Once we get set in our ways we sometimes forget that things don’t always behave the way we expect them to behave because we are the ones that are causing the problems. We create protocols and applications that try to do a thing because we don’t realize we’re working counter to the underlying network.
One great example of this comes from a recent post from Ivan Pepelnjak courtesy of an old post from Dan Hughes. Dan’s original post posits that TCP is the most expensive part of your data center because we’ve spent a generation trying to write software to overcome issues that TCP handles naturally. We’re trying to override the retry behavior when, in fact, we should be embracing it instead. If we do, as Ivan and Dan point out so eloquently:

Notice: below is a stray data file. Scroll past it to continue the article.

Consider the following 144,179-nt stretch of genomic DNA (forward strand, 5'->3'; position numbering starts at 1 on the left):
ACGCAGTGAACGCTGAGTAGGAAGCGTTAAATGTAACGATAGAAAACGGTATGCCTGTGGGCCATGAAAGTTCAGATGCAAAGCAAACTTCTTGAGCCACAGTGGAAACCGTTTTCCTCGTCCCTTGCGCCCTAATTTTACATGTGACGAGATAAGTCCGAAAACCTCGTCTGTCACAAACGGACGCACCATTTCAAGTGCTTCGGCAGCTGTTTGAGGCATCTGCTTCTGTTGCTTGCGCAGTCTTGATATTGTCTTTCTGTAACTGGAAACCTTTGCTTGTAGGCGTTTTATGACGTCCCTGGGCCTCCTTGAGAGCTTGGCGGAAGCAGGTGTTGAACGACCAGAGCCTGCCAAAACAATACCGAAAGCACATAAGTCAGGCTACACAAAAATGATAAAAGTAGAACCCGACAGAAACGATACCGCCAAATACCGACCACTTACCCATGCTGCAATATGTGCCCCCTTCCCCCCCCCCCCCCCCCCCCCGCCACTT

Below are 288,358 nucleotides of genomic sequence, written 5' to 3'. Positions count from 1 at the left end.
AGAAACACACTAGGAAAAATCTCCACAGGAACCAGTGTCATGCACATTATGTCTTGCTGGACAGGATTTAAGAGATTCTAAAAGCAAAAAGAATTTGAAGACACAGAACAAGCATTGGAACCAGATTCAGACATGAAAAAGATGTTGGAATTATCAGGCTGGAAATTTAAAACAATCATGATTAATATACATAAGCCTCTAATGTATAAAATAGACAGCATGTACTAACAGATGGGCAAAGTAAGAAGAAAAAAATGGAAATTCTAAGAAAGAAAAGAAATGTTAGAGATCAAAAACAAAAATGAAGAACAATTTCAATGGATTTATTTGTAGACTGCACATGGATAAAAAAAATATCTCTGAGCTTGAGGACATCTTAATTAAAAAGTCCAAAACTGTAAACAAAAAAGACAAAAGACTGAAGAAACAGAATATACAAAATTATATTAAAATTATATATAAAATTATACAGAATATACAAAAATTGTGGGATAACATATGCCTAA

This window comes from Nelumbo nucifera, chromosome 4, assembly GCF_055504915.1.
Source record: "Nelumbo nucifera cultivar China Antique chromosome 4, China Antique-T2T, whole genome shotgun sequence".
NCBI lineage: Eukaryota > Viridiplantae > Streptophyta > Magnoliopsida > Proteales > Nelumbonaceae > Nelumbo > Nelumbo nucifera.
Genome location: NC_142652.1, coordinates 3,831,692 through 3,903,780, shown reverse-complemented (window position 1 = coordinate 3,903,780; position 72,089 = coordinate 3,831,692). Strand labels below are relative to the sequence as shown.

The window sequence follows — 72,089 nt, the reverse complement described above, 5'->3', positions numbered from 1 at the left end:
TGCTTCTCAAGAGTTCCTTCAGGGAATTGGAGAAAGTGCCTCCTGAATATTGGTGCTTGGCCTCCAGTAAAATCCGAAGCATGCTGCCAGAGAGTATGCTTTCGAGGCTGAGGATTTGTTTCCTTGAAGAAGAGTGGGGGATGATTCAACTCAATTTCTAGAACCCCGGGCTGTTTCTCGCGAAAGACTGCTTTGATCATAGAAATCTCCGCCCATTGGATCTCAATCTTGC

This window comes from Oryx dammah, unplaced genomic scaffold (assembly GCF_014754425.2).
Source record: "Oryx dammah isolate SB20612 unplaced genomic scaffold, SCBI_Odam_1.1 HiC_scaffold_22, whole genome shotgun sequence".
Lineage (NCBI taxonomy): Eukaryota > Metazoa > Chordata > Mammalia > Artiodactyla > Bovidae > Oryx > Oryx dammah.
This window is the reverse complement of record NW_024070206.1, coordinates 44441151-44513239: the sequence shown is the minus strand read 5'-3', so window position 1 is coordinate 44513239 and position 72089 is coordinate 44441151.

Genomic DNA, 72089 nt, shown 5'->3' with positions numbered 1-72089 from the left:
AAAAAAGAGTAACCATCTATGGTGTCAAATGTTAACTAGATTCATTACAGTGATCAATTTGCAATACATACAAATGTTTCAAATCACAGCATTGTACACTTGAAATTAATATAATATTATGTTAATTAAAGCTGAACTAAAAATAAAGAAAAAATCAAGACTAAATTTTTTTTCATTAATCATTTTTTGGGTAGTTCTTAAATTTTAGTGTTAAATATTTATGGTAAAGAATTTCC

You don’t need to buy the whole lot from one vendor, you can use commodity, or whoever suits you best. And you don’t need any of this crazy L2 networking that people are using to leave landmines all over the network. You can build a nice simple hierarchical L3 network. You can just put one firewall in each location, and have it advertise a default.
Read more here: TCP Is the Most Expensive Part of Your Data Center
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- On The Hunt with Confluera - December 4, 2019
- How Difficult Is SD-WAN? - December 4, 2019
- Letting Go of the Digital Hoard - December 2, 2019
- Tackling Troublesome IoT with Fortinet - November 26, 2019
- Technology and Policymakers - November 26, 2019
- BGP Traffic Engineering - November 25, 2019
- The Value of Virtual Networks from Tesuto - November 20, 2019
- TCP Is the Most Expensive Part of Your Data Center - November 18, 2019
- The Name’s The Thing With Guardicore - November 12, 2019